I think one of the issues in describing progressive churches and I think UU's and Quakers for that matter is that very often we are met with the question that is asked of many conservative churches. What does one have to believe to be a member and then one is expected to give them an asserted creed. We believe etc etc. The thing about liberal churches is that they mostly do not insist on uniformity of belief but that does not mean to say that there is no united beating heart within each church or congregation. I am aware of when I go to a Quaker meeting we have Christians, Agnostics, Atheists and people of other faiths there but in the practice of the meeting it would be heard to point out who is who. There is a unity of spirit and an openness to each other and an ability to be aware of the mystery of communion with each other. Now I call that spirit that unites us in the meeting and the work we do, the Spirit of God but I know others may have differing views on that. Hence, it is one of the reasons I feel the language of God is often shackled by human labels, concepts and interpretations which often fail to convey the full expression of the feeling we each experience. Sometimes, we are asked well what do you all believe and this is then seen as a criticism that the answer may seem woolly to some but I have seen people's lives changed, spiritual and emotional responses and expressions of love and peace brought about by the unity/(God (IMO)) working within us all. True we are not like many conservative churches who can give a crisp answer to the question well what do you believe but I am sure that the disciples of Jesus and his subsequent followers were a mixed bunch of people too but they still came together. Many PC's, UU's and Universal Quakers express that spirit in the social concerns that they get involved in and try to make it a better and more caring world as an expression of the spirit within. We may not adequately say what we have or what we are but have something- we do and for me it is the working of the spirit of God.

Sometimes we need a differing instrument to measure to measure differing things and although creeds and the like may be a measure of some conservative churches they do not adequately measure more universal and liberal type meetings but that does not mean such meetings have nothing to say or have no relevance. Sometimes the movement of such universal meetings can have a powerful influence that should not be easily dismissed or go unrecognised (IMO).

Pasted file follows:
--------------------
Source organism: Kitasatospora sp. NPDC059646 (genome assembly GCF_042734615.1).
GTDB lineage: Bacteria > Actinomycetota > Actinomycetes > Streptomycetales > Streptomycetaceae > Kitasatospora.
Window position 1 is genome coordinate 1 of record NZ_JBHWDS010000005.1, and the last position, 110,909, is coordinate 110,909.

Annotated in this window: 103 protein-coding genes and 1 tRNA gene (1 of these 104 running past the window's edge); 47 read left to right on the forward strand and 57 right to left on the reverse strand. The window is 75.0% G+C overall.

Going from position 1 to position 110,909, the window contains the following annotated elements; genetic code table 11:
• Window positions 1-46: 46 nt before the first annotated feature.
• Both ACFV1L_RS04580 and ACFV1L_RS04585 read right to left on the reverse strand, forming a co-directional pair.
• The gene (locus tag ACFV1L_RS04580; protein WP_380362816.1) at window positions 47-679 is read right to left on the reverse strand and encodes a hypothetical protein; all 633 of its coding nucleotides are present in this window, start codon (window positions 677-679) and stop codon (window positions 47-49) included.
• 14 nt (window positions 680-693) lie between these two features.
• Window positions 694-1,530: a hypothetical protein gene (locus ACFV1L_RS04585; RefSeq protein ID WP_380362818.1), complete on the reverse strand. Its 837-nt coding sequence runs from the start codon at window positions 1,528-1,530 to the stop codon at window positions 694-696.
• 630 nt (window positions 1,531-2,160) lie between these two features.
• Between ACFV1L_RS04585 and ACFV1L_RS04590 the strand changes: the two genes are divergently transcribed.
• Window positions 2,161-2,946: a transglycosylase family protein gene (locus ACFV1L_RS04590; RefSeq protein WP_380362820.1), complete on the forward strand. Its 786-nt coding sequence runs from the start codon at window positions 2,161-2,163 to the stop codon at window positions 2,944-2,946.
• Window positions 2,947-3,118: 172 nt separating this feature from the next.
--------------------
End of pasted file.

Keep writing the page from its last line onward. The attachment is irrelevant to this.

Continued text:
Edited by Pete
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The problem I have seen in PC churches I have been to is the self-identifying with a particular congregation. For example a church I frequent is under the banner of the UCC - United Church of Christ but are also a "Congregational" church. At the same time there seems to be an accommodation the pastor makes in their sermons and in the, I daresay, liturgy to the point where it seems a little homogenized if not wishy washy. This is the dilemma I think of PC.

 

A church can identify as Presbyterian, Methodist, and consider themselves as "progressive Chridtians". Or not and stand alone or under the banner of the UCC. That to me is just an alternative to say the Southern Baptist Convention.

 

Also in the church I attend at times the town is somewhat liberal I guess and there are is an UU church and another UCC church. The dogma is similar between the three.

 

Honestly despite the Points of Progressive Christianity I don't see anything very progressive. I see an alternative view with its own exclusivity and preoccupation with "issues" and still mired in The limitations of modernist thinking - which all if Christianity. While PC may be influenced by post-modern philosophy it is still too concerning with the limitations of The Enlightenment.

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I am guessing we come from two differing perspectives. One as a Universal church and the other as a reformed church with a liberal outlook. Although the outlook maybe seen as progressive I think the universal churches tend not to stick with creeds and the like. The Quaker meeting I go to is very universal and in the UK Quaker meetings do not even have ministers. Hence, there is an ability to diverge should one want and leave all creeds behind. Where as a reformed church with a set of creeds and a clergy may tend towards not moving that far from the starting position. I am not saying one is better than the other. More like recognizing a possible difference.

Then I have to admit I have never been to a UCC church and do not know of a UCC church near to me and maybe I am completely wrong in my presumption and guess work.

http://en.wikipedia.org/wiki/United_Church_of_Christ

Perhaps you could give me more information on your personal experience and knowledge of the UCC and let me know how you see what I have said?. I admit I am ignorant of how the UCC works.